Functional renal imaging: new trends in radiology and nuclear medicine

Semin Nucl Med. 2011 Jan;41(1):61-72. doi: 10.1053/j.semnuclmed.2010.08.003.


The objective of this work is to compare the characteristics of various techniques for functional renal imaging, with a focus on nuclear medicine and magnetic resonance imaging. Even with low spatial resolution and rather poor signal-to-noise ratio, classical nuclear medicine has the advantage of linearity and good sensitivity. It remains the gold standard technique for renal relative functional assessment. Technetium-99m ((99m)Tc)-labeled diethylenetriamine penta-acetate remains the reference glomerular tracer. Tubular tracers have been improved: (123)I- or (131)I-hippuran, (99m)Tc-MAG3 and, recently, (99m)Tc-nitrilotriacetic acid. However, advancement in molecular imaging has not produced a groundbreaking tracer. Renal magnetic resonance imaging with classical gadolinated tracers probably has potential in this domain but has a lack of linearity and, therefore, its value still needs evaluation. Moreover, the advent of nephrogenic systemic fibrosis has delayed its expansion. Other developments, such as diffusion or blood oxygen level-dependent imaging, may have a role in the future. The other modalities have a limited role in clinical practice for functional renal imaging.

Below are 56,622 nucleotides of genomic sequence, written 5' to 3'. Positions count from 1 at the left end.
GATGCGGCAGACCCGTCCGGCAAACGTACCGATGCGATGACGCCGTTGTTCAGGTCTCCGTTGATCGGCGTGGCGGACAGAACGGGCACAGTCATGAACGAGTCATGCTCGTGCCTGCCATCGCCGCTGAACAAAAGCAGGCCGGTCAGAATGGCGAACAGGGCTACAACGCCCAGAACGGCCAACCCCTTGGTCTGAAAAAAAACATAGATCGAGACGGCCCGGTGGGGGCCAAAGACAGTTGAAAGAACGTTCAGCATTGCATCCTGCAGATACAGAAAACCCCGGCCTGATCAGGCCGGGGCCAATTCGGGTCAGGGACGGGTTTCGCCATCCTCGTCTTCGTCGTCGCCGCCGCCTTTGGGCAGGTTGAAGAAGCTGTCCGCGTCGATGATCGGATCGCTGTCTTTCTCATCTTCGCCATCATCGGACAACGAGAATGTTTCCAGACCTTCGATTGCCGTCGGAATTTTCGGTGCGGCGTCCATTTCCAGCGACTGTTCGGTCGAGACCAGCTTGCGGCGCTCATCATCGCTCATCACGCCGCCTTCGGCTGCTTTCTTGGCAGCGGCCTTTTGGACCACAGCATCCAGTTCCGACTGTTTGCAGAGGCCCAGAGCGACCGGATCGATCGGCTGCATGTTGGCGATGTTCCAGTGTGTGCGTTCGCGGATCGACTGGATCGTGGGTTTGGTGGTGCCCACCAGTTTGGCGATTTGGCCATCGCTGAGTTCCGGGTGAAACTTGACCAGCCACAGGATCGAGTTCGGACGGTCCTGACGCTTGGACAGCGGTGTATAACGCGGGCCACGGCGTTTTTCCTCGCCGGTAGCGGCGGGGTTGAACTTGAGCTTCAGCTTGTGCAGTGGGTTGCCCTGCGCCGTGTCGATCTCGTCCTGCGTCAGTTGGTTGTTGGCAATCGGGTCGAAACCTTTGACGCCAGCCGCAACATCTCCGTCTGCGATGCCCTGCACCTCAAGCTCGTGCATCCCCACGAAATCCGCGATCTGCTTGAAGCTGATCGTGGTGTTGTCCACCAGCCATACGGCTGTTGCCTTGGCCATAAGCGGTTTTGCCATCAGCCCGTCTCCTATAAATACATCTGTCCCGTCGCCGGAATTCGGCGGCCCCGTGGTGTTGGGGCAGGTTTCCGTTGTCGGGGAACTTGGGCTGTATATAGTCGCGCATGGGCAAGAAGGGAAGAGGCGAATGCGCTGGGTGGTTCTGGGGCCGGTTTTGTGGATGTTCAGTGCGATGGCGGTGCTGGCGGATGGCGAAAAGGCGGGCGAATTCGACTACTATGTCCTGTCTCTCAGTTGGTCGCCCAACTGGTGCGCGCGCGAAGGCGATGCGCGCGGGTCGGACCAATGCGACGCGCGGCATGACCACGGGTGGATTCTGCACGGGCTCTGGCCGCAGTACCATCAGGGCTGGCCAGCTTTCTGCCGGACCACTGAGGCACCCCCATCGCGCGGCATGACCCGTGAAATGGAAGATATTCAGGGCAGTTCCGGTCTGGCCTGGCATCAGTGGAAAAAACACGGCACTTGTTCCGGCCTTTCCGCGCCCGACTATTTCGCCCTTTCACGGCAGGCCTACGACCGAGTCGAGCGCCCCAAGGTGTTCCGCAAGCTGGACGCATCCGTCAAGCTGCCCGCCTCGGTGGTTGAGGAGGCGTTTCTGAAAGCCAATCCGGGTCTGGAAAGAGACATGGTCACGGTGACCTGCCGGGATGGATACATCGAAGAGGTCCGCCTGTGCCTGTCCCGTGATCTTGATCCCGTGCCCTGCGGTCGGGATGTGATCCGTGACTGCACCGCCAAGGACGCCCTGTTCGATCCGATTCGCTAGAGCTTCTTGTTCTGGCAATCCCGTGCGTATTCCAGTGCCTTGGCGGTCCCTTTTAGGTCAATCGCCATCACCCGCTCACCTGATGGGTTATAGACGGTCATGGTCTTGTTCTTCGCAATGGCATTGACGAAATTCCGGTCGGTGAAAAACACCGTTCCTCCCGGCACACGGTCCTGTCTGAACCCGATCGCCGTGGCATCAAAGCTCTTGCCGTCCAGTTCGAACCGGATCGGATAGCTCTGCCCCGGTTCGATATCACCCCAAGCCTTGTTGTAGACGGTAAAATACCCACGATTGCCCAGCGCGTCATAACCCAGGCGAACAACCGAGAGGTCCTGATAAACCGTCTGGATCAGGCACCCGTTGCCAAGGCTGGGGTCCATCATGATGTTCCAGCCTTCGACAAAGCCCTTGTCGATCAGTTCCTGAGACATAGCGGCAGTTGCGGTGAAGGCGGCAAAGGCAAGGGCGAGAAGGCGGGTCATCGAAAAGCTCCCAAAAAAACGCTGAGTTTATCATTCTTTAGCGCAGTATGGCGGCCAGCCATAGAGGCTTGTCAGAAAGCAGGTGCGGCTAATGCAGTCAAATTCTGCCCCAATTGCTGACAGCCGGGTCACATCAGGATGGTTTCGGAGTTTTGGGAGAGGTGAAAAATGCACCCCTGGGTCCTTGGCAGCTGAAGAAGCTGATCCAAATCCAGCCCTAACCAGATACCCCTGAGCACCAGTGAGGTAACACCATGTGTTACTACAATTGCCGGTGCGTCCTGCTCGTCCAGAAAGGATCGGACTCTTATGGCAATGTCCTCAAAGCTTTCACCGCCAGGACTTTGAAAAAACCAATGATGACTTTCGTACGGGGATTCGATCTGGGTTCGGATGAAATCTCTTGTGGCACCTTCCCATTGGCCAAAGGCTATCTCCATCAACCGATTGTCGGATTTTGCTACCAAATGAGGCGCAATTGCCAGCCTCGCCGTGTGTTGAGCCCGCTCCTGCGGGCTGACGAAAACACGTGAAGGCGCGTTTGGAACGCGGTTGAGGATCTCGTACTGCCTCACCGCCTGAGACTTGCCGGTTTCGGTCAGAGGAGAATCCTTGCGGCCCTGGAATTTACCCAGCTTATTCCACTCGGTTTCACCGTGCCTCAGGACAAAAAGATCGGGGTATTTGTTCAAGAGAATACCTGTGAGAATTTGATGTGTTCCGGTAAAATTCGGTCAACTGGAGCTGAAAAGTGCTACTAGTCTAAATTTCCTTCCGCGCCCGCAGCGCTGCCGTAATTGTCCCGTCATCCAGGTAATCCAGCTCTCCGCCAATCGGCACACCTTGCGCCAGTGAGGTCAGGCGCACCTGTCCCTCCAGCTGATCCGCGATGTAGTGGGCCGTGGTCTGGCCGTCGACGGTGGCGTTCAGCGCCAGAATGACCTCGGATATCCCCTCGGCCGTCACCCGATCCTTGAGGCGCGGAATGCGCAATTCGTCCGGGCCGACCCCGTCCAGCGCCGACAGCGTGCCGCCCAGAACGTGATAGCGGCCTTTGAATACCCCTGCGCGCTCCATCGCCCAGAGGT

Publication types

  • Review

MeSH terms

  • Animals
  • Contrast Media / adverse effects
  • Diagnostic Imaging / adverse effects
  • Diagnostic Imaging / methods*
  • Diagnostic Imaging / trends
  • Humans
  • Kidney / diagnostic imaging
  • Kidney / physiology*
  • Nuclear Medicine / methods*
  • Nuclear Medicine / trends
  • Radioactive Tracers
  • Radiography
  • Radiology / methods*
  • Radiology / trends
  • Radionuclide Imaging


  • Contrast Media
  • Radioactive Tracers